I find it amusing, in a slightly awful way, that some of the main arguments against barn conversions are these: that they are often located very close to actual farms, with all the really shocking things this entails in terms of farm-type noises and smells, proximity to livestock or farm vehicles passing by in the course of farm-type errands. They are, in other words, still too much like barns.

One can, of course, go too far in sneering at barn conversions. As Matthew Rice points out in his Building Norfolk, it is the most natural thing in the world for the function of agricultural buildings to change in keeping with changes in the world around them.

Our own big barn illustrates this point neatly. Built in the late sixteenth century as a standard-issue tithe barn, its two great doors facing east-west to allow for threshing, it was at once a totally functional space and a monument to the wealth and security of a thriving East Anglian sea-port. In 1836, however, the Commutation of Tithe Act spelled the end of tithes in kind — a development still legible, at least with the eye of faith, in the handsome segmental arched doorway inserted to reduce the size of that great east door. As old photographs and the odd faded playbill reveal, a mere century later, the big barn had reinvented itself yet again — this time, as a sort of improvised village hall, community theatre and venue for improving lectures. The Second World War saw the installation of a sprung dance-floor, over which dashing young airmen presumably flirted the night away before a day that might bring glory or sudden death, or maybe both.

More recently, the barn was used for housing far too many pet geese, and as the venue for a glamorous wedding reception which apparently involved cleaning up quite a lot of goose-droppings. By 2010, developers had been given full planning permission to convert the barn into a six-bedroom luxury home. But then we bought the barn, along with the house. At present it serves as a combination furniture store, builders’ supply depot and the occasional haunt of a mopey yet beautiful singleton rock dove. As for my development plans for the barn, I am thinking of getting the old owl windows opened up, to see whether any of our local barn owls might want to settle down and raise a family there.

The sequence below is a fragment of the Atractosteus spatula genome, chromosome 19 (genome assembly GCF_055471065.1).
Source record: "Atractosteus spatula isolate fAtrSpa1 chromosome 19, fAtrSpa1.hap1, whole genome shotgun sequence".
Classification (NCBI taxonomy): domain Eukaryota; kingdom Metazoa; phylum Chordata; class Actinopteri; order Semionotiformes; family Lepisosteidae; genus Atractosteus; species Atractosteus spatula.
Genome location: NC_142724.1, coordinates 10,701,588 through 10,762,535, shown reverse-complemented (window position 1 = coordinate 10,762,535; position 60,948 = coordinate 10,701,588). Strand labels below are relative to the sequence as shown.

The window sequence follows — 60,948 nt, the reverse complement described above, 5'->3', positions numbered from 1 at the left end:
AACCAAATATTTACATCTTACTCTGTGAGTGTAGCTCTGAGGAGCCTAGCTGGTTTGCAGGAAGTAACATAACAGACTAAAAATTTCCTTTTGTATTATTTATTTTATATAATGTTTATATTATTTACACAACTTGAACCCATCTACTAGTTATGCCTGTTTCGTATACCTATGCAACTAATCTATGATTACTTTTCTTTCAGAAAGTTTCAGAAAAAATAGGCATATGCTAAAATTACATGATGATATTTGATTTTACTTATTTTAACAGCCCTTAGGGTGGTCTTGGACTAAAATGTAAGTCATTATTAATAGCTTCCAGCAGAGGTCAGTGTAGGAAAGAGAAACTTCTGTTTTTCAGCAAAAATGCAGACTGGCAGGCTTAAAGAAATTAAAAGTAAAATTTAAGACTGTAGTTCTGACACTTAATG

It might reasonably be argued, at this point, that in our local human community there are also plenty of young couples who would love the chance to settle down and raise a family — but not enough appropriate nesting-places for them, either. And it’s true. Our area, like many rural areas, needs more affordable housing. Barn conversions, though, always turn out to be ‘luxury’ homes, possibly because the expense of converting them is so formidable — or because they are simply so large, costly to heat and so inefficient when it comes to the use of space.

Some people love living in barns, and I wish them well. We should, obviously, be grateful to them. There are agricultural barns which are still standing today — most of their stonework intact, under water-tight roofs, retaining their historic position in the landscape — purely because someone has taken the trouble to turn them into domestic buildings. I cannot help but think, though, that the day will come when the barn conversion is seen to be one of the rather touching curiosities of our present age, rather like people living in cellars and Tube stations during the Blitz. I also think that the day will come when at least a few of those barns return to agricultural use. Change, after all, doesn’t only go one way.